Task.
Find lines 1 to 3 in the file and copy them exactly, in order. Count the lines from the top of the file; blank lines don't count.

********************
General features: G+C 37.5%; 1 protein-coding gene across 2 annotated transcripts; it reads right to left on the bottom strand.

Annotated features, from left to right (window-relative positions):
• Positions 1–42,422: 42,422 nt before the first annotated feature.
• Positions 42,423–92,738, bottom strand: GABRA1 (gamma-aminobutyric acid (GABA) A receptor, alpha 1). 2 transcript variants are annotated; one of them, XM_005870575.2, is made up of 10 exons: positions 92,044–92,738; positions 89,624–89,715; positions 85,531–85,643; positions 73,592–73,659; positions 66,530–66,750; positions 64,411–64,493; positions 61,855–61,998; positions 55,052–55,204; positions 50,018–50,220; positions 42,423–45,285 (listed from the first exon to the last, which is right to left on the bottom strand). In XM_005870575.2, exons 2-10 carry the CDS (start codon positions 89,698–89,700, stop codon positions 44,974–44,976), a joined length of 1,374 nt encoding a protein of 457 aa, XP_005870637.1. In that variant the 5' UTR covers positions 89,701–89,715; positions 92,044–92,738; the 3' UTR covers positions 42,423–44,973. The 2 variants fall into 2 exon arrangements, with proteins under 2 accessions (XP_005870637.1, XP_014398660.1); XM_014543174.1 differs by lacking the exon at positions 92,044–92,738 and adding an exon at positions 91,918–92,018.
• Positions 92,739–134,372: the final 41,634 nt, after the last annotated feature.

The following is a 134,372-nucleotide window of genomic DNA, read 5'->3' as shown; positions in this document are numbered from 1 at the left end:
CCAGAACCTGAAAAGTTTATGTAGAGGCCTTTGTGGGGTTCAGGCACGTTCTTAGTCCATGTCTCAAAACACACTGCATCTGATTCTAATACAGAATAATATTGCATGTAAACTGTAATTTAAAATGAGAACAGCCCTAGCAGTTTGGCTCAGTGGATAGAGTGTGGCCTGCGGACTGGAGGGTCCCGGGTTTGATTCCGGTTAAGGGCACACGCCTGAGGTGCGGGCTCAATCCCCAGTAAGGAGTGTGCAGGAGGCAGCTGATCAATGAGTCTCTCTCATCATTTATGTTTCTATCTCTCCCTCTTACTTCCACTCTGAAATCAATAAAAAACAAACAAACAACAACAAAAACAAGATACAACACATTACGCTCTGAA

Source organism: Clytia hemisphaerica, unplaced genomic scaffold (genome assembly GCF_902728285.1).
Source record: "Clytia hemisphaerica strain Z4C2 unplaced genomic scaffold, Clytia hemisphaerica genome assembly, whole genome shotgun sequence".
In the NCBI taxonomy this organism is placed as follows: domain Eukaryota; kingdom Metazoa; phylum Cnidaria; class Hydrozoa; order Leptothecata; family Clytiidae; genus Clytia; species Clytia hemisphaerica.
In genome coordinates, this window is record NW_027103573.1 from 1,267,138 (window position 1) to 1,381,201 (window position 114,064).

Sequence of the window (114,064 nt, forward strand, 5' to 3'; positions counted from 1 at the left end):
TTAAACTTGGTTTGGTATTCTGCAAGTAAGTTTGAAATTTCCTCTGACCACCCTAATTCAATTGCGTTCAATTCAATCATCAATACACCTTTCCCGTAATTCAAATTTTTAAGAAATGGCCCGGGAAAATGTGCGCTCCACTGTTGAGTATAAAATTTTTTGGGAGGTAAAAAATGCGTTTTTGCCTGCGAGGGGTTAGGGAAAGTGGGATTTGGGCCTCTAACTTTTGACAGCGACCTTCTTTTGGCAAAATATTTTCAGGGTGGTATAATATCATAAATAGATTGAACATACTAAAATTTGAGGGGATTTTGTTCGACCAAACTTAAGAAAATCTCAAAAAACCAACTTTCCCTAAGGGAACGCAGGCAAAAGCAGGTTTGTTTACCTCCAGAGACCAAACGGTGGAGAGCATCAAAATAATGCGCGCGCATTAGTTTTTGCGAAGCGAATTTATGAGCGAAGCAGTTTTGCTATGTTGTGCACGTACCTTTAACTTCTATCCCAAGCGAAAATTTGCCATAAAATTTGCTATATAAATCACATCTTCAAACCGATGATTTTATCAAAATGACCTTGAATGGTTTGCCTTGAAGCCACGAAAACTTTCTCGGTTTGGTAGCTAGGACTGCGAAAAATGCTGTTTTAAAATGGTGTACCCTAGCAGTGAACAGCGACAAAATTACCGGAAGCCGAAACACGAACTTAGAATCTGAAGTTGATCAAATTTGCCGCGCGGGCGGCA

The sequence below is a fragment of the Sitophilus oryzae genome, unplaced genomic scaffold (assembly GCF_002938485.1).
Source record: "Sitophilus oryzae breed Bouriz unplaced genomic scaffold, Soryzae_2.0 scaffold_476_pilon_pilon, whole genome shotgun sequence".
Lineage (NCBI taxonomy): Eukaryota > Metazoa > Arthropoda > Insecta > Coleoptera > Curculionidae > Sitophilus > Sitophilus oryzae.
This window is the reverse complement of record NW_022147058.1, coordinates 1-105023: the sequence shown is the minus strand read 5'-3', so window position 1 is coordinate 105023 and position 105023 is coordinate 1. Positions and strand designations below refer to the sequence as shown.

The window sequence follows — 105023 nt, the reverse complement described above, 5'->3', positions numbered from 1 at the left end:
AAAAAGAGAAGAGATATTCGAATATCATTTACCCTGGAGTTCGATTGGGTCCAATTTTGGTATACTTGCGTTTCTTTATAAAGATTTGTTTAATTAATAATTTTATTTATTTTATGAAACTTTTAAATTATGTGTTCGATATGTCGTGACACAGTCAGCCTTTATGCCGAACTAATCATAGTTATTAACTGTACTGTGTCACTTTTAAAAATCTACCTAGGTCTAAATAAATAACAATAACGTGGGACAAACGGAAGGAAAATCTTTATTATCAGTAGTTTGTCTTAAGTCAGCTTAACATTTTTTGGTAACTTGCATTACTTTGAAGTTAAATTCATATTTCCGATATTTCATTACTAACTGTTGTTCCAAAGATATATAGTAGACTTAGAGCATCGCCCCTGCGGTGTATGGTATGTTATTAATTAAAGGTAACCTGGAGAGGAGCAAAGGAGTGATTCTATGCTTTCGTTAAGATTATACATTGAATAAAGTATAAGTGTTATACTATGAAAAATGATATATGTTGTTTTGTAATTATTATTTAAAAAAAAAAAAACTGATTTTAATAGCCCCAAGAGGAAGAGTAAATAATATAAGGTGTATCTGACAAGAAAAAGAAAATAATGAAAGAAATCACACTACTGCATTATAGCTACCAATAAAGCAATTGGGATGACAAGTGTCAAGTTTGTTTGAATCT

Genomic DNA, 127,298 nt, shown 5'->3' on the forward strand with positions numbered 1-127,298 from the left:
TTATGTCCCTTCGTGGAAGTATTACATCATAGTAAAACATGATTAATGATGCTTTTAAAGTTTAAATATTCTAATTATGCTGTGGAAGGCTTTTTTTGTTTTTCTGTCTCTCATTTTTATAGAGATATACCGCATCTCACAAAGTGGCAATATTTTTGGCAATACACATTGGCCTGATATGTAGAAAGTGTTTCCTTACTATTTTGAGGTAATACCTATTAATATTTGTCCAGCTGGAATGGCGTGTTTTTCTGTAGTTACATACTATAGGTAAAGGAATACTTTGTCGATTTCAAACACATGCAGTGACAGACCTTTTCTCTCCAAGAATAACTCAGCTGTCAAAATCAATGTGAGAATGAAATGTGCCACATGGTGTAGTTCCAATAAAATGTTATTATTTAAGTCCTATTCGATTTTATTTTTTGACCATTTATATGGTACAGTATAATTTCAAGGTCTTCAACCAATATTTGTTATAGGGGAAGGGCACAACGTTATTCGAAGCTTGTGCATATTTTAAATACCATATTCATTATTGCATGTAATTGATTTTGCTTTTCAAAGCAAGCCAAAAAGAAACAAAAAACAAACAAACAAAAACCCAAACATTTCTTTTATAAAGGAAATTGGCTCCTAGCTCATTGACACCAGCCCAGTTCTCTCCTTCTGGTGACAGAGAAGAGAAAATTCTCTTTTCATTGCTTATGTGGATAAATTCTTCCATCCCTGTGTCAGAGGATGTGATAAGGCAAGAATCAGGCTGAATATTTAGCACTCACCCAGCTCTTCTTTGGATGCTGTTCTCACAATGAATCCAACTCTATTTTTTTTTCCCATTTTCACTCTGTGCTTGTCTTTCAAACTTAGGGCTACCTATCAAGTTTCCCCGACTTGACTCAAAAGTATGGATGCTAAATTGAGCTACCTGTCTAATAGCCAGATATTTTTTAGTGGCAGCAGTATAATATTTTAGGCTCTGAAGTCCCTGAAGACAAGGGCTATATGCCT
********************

General features: G+C 37.5%; 1 protein-coding gene across 2 annotated transcripts; it reads right to left on the bottom strand.

Annotated features, from left to right (window-relative positions):
• Positions 1–42,422: 42,422 nt before the first annotated feature.